Creating a comprehensive nonprofit tech budget involves strategic foresight and a balance between current needs and future advancements. It's essential to invest not only in technology but also in building a digitally mature culture, ensuring both your tools and team evolve together for maximum impact. This approach underpins the success of tech budgeting, enabling nonprofits to leverage technology effectively for mission achievement.Master Talk_ Emotions, Expectations, Experience (1)


Maximizing Impact with Strategic Nonprofit Tech Budgeting

Budget allocation is a key reason that 90% of nonprofits collect data but only 5% use it to make decisions. There is a strong relationship between nonprofit technology budget allocation and successful adoption.

The technology budget should be between 2-4% of your overall budget. So for a nonprofit with $1 million in annual revenue, that's $20k-$40k. For our example we'll average it to 30k. For many nonprofits a nonprofit tech budget is fairly automatic at this point. The trick is allocating the Tech Budget to include both technical upgrades and digital maturity. If the whole budget goes to technology it leaves little for training and development of staff.  Let's look at this in an example with a low adoption budget and a high adoption budget. 

In the Low Adoption Budget 95% is budgeted for Tech Stack and 5% for Human Stack. That translates to $1,500 for nonprofit technology training, digital maturity, and digital culture leaving $28,500 for new tools, upgrades, licenses, and hardware. The mileage may vary, but this is fairly typical allocation. 

In the High Adoption Budget, the budget is allocated 50/50 between the Tech and Human Stack. This allocation would mean $15,000 for nonprofit technology training, digital maturity, and digital culture (a 10x increase). Of course that leaves less room for upgrades, new tools, but maybe that's a feature not a bug. Letting the humans catch up to the tools in place will require a slowdown in the tools.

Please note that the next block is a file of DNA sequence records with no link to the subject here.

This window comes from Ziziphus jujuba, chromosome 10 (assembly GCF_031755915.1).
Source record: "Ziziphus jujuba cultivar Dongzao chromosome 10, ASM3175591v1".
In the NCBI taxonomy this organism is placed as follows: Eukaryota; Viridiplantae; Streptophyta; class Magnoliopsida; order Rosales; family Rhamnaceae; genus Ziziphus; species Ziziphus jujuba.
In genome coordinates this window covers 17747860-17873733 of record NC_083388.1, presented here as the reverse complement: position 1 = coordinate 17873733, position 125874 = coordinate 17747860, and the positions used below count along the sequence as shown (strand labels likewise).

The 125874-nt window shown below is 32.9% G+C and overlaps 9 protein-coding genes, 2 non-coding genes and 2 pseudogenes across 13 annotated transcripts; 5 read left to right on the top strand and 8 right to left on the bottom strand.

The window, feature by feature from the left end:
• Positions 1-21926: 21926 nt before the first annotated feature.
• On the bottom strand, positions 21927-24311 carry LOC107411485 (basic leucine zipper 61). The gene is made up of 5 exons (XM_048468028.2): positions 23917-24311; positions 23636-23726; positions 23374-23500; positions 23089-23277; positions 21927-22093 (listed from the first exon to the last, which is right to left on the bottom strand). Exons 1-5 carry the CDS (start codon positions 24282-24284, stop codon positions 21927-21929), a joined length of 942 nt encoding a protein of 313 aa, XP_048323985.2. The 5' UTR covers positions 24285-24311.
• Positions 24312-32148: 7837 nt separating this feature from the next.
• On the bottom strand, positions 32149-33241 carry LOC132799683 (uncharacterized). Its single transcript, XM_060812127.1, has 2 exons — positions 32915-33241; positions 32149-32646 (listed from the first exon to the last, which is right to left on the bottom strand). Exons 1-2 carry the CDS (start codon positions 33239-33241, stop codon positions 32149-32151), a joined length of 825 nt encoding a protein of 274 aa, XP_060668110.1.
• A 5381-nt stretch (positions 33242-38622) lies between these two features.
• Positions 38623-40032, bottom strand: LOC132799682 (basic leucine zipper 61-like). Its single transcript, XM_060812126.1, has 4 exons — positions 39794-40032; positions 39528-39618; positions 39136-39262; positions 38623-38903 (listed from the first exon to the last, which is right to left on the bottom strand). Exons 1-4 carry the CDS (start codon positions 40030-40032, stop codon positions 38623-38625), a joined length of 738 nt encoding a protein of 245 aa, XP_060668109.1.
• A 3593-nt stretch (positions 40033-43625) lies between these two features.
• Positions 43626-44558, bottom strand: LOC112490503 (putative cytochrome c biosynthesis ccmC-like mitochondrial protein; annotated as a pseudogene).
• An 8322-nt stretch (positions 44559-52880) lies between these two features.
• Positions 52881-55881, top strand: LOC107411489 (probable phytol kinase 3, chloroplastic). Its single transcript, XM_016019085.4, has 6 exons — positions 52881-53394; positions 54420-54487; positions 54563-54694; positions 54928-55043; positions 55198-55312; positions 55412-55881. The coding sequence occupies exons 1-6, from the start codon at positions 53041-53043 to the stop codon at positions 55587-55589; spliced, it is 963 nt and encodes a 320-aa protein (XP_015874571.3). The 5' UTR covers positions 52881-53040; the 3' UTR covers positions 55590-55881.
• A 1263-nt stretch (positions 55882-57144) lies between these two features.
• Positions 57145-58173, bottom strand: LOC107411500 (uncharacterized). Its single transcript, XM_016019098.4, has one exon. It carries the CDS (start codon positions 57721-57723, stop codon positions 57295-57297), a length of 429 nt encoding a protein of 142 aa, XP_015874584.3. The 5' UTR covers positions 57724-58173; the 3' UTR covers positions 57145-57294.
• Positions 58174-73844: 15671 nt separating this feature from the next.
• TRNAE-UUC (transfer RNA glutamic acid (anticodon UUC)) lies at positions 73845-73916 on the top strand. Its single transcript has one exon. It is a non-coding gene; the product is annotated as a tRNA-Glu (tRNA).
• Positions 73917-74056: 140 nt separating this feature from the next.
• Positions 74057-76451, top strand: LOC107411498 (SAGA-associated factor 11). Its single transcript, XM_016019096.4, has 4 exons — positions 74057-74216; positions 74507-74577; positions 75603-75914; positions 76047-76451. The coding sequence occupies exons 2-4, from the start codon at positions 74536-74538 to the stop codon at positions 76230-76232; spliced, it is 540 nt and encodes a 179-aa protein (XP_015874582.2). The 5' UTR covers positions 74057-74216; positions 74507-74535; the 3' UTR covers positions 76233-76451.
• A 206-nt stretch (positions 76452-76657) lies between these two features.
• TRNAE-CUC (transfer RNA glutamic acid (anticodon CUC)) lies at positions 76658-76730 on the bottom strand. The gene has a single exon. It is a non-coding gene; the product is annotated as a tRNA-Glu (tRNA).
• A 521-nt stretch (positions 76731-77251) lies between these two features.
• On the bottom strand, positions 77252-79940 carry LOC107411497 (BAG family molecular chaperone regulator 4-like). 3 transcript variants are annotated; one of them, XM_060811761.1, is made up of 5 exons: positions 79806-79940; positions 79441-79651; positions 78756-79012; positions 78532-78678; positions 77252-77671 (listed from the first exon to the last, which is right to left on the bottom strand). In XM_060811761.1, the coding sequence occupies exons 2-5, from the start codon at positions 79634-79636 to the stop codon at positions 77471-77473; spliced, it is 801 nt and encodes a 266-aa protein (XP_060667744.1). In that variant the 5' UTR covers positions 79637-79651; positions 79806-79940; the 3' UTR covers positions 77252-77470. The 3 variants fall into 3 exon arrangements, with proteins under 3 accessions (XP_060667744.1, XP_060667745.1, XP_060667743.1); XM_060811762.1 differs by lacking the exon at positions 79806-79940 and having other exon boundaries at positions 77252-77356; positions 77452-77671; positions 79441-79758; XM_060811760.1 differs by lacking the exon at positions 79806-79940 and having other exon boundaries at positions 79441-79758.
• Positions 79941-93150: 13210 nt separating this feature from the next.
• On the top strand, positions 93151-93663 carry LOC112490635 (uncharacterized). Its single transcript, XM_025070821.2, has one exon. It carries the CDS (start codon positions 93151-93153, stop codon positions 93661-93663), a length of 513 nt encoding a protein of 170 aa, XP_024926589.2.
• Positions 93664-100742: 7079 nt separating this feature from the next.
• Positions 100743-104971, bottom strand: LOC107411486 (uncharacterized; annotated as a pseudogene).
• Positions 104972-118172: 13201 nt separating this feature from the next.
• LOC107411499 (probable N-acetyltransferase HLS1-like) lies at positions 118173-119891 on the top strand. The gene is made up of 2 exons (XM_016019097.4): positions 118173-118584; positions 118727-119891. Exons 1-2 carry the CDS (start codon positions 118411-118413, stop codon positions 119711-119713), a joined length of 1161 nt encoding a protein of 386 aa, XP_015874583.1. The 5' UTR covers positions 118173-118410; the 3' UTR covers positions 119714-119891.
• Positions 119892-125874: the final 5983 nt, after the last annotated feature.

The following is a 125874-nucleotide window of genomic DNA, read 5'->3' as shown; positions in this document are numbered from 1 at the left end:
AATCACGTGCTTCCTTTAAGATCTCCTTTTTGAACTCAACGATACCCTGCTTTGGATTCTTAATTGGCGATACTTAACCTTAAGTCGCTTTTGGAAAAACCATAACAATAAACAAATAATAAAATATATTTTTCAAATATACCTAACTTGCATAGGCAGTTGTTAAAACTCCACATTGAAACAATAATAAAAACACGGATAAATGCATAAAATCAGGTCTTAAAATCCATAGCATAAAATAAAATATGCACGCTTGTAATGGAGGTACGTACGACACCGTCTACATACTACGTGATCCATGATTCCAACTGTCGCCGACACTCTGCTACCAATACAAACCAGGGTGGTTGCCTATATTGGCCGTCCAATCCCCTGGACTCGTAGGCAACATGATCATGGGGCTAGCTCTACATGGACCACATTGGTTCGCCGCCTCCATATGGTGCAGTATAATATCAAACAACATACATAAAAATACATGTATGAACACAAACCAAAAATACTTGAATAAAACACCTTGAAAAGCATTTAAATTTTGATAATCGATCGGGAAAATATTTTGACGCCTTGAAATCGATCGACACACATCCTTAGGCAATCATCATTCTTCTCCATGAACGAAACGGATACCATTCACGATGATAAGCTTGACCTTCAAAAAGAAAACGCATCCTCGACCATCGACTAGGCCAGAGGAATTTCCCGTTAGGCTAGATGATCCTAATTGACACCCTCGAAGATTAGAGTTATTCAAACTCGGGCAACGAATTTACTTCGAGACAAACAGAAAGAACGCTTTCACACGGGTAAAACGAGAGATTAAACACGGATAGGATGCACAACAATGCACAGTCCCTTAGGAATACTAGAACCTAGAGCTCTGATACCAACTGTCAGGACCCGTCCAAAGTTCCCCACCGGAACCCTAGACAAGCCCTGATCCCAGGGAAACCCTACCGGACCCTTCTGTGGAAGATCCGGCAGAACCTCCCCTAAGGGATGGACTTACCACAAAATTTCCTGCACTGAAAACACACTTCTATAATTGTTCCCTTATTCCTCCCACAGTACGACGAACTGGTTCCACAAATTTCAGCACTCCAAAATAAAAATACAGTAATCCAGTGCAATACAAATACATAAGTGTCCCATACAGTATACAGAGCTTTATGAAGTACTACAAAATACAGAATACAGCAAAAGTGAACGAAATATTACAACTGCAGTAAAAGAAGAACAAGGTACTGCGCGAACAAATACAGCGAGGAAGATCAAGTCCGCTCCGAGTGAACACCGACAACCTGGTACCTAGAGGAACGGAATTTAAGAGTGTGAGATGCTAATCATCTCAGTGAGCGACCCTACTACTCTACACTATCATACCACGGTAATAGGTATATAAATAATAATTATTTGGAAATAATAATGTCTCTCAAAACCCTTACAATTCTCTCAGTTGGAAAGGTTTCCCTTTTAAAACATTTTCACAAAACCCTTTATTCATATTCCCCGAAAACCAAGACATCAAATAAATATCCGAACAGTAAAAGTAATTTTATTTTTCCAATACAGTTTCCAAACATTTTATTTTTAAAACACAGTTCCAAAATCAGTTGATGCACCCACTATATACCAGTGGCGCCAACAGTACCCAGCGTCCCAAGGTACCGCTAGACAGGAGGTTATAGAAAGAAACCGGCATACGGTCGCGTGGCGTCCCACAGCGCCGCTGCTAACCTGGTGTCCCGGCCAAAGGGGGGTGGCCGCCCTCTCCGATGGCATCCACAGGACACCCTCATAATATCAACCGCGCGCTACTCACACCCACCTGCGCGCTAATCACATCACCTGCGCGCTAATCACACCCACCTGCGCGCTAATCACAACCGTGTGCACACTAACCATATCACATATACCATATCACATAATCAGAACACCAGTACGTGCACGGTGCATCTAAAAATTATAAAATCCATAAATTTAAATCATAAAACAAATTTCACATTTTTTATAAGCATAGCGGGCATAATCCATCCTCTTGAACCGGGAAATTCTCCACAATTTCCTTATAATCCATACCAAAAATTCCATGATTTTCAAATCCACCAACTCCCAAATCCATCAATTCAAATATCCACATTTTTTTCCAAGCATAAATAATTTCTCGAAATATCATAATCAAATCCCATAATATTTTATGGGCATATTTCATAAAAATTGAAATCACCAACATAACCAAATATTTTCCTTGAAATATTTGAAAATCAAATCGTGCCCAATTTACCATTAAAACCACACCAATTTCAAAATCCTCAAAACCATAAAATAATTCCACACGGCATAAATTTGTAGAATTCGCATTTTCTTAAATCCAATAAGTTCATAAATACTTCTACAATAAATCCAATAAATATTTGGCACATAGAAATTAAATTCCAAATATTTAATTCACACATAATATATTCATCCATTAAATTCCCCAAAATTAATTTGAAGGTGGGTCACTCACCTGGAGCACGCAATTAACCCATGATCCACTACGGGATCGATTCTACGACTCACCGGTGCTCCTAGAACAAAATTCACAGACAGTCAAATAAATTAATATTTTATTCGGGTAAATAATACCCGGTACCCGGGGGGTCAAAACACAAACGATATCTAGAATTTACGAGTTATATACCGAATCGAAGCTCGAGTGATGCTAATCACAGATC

The benefits of a High Nonprofit Adoption Budget Allocation

If budgets are a window into values then a high adoption budget shows a higher regard for the digital experience of humans through digital maturity and digital culture. What does digital maturity look like? It's moving staff from Resistance to Resilience, and the first order of business is to move people Comfort level and above. 

Digital Maturity Levels-1

How to do that?  There are a few key areas to consider.

Technology training and development for your staff. This could include tech courses, workshops, or simply setting aside time for nonprofit tech training as part of their job description. Send a staff member to a tech conference. Send them to a conference to increase their aptitude, grow their learning, create loyalty, and backend this with an expectation that they will return and share their learning with the rest of the team.

The investment should fit the investment, but the main point here is that the tech budget should be divided so that part is spent on the nonprofit technology itself and part of it is used to increase the digital maturity of users. Digital Maturity is just as "tech" as Tech.  Consider how you can use your nonprofit tech budget to help your staff effectively use technology to achieve your goals. This might include investing in online courses, an offsite 1-day tech retreat, hosting a monthly tech lunch to train or streamline processes, or bringing in a tech vendor success manager to show your team how to use better a system you already pay for.


Empowering Small Nonprofits: Leveraging Tech Budgeting for Strategic Success

Overall, the key to nonprofit technology success for small nonprofits is building strong relationships between strategic leaders and tactical staff who execute the strategy. By budgeting for nonprofit tech training and development and using your nonprofit tech budget to help your team effectively use technology, you can ensure that your organization is well-equipped to achieve its goals and make a positive impact, even with a smaller budget.

If you're a nonprofit leader working with a smaller budget, you may be interested in our new online course called "Digital Drivers Ed for Small Teams." Our course, designed specifically for small nonprofit organizations, will provide valuable information and insights on effectively utilizing technology to achieve your goals. From digital transformation strategies to practical tips and tools, this course is designed to help small teams navigate the complex tech world and drive positive organizational change. Pre-seats are currently being sold, so if you're interested in learning more, please reach out for more information. This could be an excellent opportunity for small nonprofit teams looking to make the most of their tech budget and drive digital transformation within their organization.